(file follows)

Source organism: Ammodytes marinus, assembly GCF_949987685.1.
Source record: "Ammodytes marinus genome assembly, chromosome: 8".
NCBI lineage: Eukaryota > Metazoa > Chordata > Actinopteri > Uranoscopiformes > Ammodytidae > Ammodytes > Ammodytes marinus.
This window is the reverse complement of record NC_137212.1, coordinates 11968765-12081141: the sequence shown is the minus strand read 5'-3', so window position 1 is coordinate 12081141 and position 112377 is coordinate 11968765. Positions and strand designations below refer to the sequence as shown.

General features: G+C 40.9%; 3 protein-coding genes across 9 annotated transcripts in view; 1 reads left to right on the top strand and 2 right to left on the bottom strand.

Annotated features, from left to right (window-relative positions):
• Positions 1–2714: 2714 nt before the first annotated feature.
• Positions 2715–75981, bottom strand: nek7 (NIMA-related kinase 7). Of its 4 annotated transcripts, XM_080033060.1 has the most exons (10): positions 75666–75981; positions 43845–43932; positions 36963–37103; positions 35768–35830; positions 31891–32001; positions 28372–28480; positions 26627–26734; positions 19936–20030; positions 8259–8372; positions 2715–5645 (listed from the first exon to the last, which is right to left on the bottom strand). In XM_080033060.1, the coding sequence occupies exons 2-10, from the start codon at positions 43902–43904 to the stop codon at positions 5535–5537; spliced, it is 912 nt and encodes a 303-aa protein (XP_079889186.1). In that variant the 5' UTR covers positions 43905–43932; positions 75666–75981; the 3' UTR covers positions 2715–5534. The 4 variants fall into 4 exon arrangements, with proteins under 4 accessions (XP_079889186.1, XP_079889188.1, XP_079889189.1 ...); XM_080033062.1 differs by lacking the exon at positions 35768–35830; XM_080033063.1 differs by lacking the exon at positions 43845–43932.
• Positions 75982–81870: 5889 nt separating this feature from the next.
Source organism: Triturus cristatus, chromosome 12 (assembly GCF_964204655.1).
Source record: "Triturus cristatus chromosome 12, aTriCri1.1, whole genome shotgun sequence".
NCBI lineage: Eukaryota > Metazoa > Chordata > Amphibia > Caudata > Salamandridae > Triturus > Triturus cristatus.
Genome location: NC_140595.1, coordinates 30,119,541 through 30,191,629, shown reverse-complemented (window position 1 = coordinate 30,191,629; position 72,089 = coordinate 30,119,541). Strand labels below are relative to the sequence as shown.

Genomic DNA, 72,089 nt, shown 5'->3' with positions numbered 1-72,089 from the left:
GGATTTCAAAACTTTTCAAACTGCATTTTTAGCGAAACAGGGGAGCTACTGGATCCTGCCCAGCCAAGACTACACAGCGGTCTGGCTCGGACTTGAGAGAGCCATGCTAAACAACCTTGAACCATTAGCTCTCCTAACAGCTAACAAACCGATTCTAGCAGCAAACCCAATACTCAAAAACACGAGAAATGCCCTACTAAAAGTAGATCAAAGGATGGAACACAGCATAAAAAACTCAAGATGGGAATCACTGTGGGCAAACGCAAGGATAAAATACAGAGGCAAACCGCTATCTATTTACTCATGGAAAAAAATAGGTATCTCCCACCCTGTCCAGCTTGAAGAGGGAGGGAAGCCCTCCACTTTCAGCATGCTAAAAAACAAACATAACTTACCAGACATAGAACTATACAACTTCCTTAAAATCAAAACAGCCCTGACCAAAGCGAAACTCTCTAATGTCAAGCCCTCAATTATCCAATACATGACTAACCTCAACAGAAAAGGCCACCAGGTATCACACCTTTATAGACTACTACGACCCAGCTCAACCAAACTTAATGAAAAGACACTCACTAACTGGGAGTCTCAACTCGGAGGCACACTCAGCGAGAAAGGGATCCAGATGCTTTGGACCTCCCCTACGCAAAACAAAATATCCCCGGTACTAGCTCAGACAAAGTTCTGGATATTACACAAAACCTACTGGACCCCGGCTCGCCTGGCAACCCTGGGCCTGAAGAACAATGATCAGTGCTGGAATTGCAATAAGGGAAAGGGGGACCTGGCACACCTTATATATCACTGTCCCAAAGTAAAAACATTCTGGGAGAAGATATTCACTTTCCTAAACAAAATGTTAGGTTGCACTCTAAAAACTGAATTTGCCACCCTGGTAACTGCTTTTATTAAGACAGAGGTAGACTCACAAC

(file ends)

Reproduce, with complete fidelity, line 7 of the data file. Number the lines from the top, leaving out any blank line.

• Positions 1–2714: 2714 nt before the first annotated feature.